Kilroy’s Workshop believes that the primary purpose of education is to train kids for life, not just college. We offer classes that everyone should experience, regardless of whether college is part of the journey or not. Unfortunately, many schools are cutting shop classes, or students are not afforded the time to take these classes. If you homeschool, it’s tough to build the expertise and buy the tools for kids to build skills in these areas. That’s why we are here! Kilroy’s Workshop specializes in tween and teen industrial arts education.
From the book Shop Class as Soulcraft (not a book for kids, btw):
“…the skilled trades are undervalued in America. They are undervalued in the American educational system that has systematically eliminated shop class. They are undervalued in the collective consciousness that views them as lowly, “blue collar,” dirty, unprofessional. But, the funny thing is that there is one place where they are actually not undervalued at all, and that is in the marketplace, which has seen a greater and greater demand for the skilled craftsman, be he a carpenter, electrician machinist, mechanic, and so on. On account of his being in demand, the skilled tradesman has his choice of jobs, needs answer to no one, and earns a living wage, perks that are not to be scoffed at in this economic environment.”
Our studio is located in an airplane hangar in Falcon, Colorado (Meadowlake Airport). It turns out that an airplane hangar is the perfect place to have a large workshop! High ceilings and a massive door work really well.
I (Ron Hardman) grew up in shop class. My father was a teacher for 36 years, mostly in Industrial Arts (shop class), and I practically lived in the school shop from the time I could pick up a hammer. I’ve worked on construction crews, designed and built furniture, attended the Woodwright School in NC, learned blacksmithing, and am the set designer for Academy of Children’s/Community Theater (ACT & ACT II).
On the personal side of things, I have been married to my wife for more than 20 years, and we have four kids from elementary school to high school. We’ve been in Colorado since ’96, and love it here! In addition to building things, I have been a software architect (Oracle-based mostly) for 20 years, an entrepreneur, a best-selling author of computer programming books and historical fiction, and I taught an economics class in ’13 for High Country Home Educators. Our whole family is also involved in our church, especially Awana where I have been a leader for 23 years, and was a clubber before that since the age of 5. I am also on the board and a sponsor of two wonderful non-profit organizations: A Daughter’s Heart and 4Gens.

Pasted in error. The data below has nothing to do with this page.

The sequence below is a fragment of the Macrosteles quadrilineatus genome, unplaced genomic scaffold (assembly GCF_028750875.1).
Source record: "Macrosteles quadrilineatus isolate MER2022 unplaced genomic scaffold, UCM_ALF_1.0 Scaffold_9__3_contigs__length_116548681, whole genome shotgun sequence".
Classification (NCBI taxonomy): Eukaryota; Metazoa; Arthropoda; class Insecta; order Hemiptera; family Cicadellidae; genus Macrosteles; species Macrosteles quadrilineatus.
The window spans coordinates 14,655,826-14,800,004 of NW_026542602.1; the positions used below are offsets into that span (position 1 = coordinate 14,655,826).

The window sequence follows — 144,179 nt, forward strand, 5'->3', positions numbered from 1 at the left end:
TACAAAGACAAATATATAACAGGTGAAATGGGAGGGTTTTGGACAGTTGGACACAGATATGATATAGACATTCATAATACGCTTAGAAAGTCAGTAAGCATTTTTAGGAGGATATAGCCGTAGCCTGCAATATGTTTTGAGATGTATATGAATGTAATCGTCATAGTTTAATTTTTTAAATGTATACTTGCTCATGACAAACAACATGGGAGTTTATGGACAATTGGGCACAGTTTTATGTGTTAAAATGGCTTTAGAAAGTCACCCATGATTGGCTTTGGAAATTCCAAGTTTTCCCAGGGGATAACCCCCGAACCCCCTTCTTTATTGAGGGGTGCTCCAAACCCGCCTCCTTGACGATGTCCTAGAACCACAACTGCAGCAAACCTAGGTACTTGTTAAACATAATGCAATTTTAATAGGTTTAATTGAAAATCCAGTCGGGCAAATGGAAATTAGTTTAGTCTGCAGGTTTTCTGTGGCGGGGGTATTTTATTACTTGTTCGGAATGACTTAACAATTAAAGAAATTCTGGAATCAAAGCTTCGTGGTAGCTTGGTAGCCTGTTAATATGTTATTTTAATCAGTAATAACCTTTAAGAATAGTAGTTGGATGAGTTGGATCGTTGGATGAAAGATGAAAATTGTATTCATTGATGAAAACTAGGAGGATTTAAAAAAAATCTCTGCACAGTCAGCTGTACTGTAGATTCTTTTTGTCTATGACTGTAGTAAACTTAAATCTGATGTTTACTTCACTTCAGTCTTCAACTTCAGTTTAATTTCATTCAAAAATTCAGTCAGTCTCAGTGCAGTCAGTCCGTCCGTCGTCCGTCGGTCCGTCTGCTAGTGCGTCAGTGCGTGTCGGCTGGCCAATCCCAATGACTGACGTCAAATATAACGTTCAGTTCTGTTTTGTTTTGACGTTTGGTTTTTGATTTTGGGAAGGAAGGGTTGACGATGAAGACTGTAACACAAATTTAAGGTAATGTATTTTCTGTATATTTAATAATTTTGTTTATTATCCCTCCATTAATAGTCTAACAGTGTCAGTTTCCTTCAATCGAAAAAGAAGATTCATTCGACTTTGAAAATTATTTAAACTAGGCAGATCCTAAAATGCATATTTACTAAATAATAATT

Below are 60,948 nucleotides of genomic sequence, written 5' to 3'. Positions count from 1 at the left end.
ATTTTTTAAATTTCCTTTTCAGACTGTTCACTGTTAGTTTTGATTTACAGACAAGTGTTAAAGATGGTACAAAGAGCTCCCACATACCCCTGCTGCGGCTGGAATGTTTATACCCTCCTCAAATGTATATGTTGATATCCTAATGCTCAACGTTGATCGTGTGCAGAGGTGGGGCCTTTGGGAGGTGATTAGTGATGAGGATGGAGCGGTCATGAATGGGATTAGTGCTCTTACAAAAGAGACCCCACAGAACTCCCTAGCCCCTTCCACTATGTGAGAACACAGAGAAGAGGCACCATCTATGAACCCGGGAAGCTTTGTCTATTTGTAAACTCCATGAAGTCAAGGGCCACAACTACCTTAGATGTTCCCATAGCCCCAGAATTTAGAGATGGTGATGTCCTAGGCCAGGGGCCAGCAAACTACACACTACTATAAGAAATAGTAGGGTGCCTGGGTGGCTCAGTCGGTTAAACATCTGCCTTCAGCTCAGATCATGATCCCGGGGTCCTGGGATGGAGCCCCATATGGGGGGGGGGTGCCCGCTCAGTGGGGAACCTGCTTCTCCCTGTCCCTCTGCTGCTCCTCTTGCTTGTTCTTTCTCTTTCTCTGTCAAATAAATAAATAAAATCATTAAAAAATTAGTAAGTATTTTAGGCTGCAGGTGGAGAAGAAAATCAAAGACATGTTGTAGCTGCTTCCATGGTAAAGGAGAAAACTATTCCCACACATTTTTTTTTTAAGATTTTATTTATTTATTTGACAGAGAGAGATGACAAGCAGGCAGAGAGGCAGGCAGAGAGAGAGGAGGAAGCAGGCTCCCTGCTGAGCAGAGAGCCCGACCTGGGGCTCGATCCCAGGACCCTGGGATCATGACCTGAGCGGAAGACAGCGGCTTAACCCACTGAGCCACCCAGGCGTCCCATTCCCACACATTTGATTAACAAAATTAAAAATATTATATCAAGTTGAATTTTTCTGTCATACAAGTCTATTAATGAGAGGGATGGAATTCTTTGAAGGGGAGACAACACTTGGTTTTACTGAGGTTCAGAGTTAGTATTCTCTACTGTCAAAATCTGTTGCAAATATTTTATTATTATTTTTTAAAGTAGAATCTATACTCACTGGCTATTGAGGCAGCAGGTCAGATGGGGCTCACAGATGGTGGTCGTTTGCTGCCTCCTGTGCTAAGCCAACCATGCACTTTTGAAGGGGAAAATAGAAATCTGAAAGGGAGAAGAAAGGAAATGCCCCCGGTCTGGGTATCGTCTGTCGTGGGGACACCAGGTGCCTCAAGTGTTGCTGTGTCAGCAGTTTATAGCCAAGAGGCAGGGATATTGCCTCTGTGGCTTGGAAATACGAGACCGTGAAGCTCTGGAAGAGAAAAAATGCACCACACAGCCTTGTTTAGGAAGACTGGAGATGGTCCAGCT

Whether your kids are homeschooled, or in public/private/charter schools, they will learn a ton in our classes – and have a blast in the process. Feel free to email me atRon@KilroysWorkshop.com, or submit an inquiry on our Contact Us page. If you’d rather talk, feel free to call me at 719-482-4035. I look forward to hearing from you!
Kilroy (the character)
The original Kilroy character goes back to before WWII. Called Chad in Great Britain and Foo in Australia, the character was part of both cultures as far back as the first World War. The character was then attached to the name Kilroy, who was likely a WWII rivet inspector in the Quincy, Mass. shipyards. He would write “Kilroy Was Here” to indicate that he had inspected a section of rivets, and GI’s would later find the inscriptions on ship after ship. It grew into a national catchphrase and character, with GI’s and citizens drawing the Kilroy character all over the world. Rumor has it that Hitler even created a team to track down the super-GI named Kilroy.
Ron Hardman, founder of Kilroy’s Workshop, has a personal connection too. He used to get letters from his Great Uncle Bob Packer as a kid. Uncle Bob would sign each letter with the Kilroy character instead of his name. Ron always loved that, and he’s used the character on occasion.
We are called Kilroy’s Workshop because 1) it’s a nod to my Uncle Bob, 2) Kilroy has a rich and humorous past that honors our military, and 3) the connection to manufacturing and quality by the real Mr. Kilroy is something we always want our students to remember. We should all be willing to sign our name to our work.
For a more thorough history of Kilroy, visit Wikipedia’s Kilroy Was Here article.